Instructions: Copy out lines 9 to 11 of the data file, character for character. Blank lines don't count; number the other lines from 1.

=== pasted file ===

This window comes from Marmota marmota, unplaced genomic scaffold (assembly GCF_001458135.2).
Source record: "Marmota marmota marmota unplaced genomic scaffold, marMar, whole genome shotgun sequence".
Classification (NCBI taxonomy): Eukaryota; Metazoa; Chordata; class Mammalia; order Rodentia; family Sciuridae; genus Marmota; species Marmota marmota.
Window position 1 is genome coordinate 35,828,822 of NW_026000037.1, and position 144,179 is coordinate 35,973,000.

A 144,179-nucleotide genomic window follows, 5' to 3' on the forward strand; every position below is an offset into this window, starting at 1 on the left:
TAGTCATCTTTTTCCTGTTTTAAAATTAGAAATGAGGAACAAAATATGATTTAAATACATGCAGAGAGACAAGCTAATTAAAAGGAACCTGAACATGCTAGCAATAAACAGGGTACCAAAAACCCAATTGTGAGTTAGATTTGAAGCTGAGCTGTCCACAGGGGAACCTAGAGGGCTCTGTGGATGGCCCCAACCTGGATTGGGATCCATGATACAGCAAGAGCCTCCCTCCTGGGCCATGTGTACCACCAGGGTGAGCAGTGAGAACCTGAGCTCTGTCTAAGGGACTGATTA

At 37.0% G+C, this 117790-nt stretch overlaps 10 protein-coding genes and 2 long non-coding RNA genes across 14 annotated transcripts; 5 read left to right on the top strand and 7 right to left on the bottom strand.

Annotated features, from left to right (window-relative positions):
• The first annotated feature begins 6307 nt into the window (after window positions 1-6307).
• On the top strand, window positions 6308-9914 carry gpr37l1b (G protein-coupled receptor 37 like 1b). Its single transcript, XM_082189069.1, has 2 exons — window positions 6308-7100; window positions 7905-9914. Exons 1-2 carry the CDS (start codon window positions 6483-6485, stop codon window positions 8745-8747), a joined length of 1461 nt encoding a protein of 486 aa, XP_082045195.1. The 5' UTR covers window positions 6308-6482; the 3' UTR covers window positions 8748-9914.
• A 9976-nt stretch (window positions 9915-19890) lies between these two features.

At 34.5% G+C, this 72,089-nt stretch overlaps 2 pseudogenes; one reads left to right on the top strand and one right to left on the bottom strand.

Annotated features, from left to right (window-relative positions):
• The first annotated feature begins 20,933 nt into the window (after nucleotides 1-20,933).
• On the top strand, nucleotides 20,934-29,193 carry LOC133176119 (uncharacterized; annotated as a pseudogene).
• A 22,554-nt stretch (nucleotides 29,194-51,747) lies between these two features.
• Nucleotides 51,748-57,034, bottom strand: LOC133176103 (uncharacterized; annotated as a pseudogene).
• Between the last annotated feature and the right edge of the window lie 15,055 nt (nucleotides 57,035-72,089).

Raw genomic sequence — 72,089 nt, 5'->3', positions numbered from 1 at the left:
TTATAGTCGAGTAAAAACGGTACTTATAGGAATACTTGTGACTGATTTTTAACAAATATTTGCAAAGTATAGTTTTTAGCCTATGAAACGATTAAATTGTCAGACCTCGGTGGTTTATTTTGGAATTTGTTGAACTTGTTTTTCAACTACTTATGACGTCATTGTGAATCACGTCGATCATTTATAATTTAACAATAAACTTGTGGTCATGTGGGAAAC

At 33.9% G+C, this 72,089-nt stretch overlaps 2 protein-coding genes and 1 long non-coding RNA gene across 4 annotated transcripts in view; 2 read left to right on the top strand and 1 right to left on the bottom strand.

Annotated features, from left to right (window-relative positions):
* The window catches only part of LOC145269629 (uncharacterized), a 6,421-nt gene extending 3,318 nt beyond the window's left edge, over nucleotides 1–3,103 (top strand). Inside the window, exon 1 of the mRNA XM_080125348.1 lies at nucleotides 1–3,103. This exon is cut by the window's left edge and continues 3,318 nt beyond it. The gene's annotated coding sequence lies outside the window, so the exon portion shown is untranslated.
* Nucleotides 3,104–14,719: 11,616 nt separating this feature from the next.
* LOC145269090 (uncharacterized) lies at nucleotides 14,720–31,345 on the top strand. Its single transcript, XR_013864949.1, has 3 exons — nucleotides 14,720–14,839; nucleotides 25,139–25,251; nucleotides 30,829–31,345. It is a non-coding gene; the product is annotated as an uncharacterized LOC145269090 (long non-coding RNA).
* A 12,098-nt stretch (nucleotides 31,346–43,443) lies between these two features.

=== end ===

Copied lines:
• The first annotated feature begins 6307 nt into the window (after window positions 1-6307).
• On the top strand, window positions 6308-9914 carry gpr37l1b (G protein-coupled receptor 37 like 1b). Its single transcript, XM_082189069.1, has 2 exons — window positions 6308-7100; window positions 7905-9914. Exons 1-2 carry the CDS (start codon window positions 6483-6485, stop codon window positions 8745-8747), a joined length of 1461 nt encoding a protein of 486 aa, XP_082045195.1. The 5' UTR covers window positions 6308-6482; the 3' UTR covers window positions 8748-9914.
• A 9976-nt stretch (window positions 9915-19890) lies between these two features.